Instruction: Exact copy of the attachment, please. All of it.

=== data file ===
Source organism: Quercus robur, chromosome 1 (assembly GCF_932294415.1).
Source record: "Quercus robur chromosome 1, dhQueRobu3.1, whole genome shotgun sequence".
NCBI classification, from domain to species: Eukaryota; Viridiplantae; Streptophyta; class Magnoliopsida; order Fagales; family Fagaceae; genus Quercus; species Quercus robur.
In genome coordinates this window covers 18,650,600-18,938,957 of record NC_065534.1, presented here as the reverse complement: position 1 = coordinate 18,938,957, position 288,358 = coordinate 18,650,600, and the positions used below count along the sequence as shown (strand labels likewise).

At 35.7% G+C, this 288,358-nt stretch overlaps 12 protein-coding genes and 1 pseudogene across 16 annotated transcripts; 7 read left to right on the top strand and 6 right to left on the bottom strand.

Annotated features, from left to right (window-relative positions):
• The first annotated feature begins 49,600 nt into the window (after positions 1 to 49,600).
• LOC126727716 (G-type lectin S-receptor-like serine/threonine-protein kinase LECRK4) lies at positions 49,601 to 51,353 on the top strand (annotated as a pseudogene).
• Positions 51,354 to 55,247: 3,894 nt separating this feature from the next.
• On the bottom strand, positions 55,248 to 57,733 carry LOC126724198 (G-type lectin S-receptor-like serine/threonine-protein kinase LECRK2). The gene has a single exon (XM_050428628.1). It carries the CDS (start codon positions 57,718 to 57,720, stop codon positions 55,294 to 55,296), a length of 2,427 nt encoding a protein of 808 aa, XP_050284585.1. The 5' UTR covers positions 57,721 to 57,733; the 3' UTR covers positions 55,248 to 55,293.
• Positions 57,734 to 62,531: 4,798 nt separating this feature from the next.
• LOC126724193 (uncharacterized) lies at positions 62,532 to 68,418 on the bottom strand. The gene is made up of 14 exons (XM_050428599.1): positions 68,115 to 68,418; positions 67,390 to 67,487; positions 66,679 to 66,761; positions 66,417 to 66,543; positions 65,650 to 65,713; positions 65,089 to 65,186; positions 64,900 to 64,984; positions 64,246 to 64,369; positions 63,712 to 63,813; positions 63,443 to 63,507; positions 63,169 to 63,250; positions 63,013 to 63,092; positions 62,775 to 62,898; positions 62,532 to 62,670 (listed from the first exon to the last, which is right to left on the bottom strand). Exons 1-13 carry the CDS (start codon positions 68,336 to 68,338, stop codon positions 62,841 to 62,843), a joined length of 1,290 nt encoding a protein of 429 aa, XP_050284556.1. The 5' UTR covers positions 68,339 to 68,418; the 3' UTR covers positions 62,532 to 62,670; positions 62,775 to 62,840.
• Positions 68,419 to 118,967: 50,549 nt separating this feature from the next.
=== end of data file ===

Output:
Source organism: Quercus robur, chromosome 1 (assembly GCF_932294415.1).
Source record: "Quercus robur chromosome 1, dhQueRobu3.1, whole genome shotgun sequence".
NCBI classification, from domain to species: Eukaryota; Viridiplantae; Streptophyta; class Magnoliopsida; order Fagales; family Fagaceae; genus Quercus; species Quercus robur.
In genome coordinates this window covers 18,650,600-18,938,957 of record NC_065534.1, presented here as the reverse complement: position 1 = coordinate 18,938,957, position 288,358 = coordinate 18,650,600, and the positions used below count along the sequence as shown (strand labels likewise).

At 35.7% G+C, this 288,358-nt stretch overlaps 12 protein-coding genes and 1 pseudogene across 16 annotated transcripts; 7 read left to right on the top strand and 6 right to left on the bottom strand.

Annotated features, from left to right (window-relative positions):
• The first annotated feature begins 49,600 nt into the window (after positions 1 to 49,600).
• LOC126727716 (G-type lectin S-receptor-like serine/threonine-protein kinase LECRK4) lies at positions 49,601 to 51,353 on the top strand (annotated as a pseudogene).
• Positions 51,354 to 55,247: 3,894 nt separating this feature from the next.
• On the bottom strand, positions 55,248 to 57,733 carry LOC126724198 (G-type lectin S-receptor-like serine/threonine-protein kinase LECRK2). The gene has a single exon (XM_050428628.1). It carries the CDS (start codon positions 57,718 to 57,720, stop codon positions 55,294 to 55,296), a length of 2,427 nt encoding a protein of 808 aa, XP_050284585.1. The 5' UTR covers positions 57,721 to 57,733; the 3' UTR covers positions 55,248 to 55,293.
• Positions 57,734 to 62,531: 4,798 nt separating this feature from the next.
• LOC126724193 (uncharacterized) lies at positions 62,532 to 68,418 on the bottom strand. The gene is made up of 14 exons (XM_050428599.1): positions 68,115 to 68,418; positions 67,390 to 67,487; positions 66,679 to 66,761; positions 66,417 to 66,543; positions 65,650 to 65,713; positions 65,089 to 65,186; positions 64,900 to 64,984; positions 64,246 to 64,369; positions 63,712 to 63,813; positions 63,443 to 63,507; positions 63,169 to 63,250; positions 63,013 to 63,092; positions 62,775 to 62,898; positions 62,532 to 62,670 (listed from the first exon to the last, which is right to left on the bottom strand). Exons 1-13 carry the CDS (start codon positions 68,336 to 68,338, stop codon positions 62,841 to 62,843), a joined length of 1,290 nt encoding a protein of 429 aa, XP_050284556.1. The 5' UTR covers positions 68,339 to 68,418; the 3' UTR covers positions 62,532 to 62,670; positions 62,775 to 62,840.
• Positions 68,419 to 118,967: 50,549 nt separating this feature from the next.